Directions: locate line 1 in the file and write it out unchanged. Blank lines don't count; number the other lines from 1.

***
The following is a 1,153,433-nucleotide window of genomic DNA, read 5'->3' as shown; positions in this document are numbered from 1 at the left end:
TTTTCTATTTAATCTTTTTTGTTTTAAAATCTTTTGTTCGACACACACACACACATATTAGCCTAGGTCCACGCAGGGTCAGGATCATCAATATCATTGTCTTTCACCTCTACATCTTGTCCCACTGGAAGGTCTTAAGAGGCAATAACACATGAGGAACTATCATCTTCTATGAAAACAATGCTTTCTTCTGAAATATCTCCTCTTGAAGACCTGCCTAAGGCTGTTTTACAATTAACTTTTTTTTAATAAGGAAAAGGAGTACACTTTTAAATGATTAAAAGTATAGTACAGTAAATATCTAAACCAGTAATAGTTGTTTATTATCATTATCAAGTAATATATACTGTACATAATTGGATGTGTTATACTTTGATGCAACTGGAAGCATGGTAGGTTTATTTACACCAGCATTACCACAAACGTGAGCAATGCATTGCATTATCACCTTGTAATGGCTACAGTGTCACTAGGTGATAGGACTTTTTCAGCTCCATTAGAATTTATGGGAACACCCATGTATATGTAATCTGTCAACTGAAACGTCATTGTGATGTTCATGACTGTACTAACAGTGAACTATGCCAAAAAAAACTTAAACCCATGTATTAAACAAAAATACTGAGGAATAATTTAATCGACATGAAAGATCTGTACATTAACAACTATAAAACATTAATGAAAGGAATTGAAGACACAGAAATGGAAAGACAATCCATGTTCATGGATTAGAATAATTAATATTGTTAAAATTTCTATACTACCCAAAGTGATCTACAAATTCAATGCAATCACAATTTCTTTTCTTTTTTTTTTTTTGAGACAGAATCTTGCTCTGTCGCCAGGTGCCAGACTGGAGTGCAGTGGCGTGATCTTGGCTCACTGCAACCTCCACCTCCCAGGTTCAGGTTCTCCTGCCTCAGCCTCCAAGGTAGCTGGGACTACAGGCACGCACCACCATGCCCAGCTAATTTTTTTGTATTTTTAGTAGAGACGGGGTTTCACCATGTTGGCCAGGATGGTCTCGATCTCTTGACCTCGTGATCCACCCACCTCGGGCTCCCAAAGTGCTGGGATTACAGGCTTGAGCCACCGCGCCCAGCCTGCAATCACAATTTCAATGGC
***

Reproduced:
The following is a 1,153,433-nucleotide window of genomic DNA, read 5'->3' as shown; positions in this document are numbered from 1 at the left end: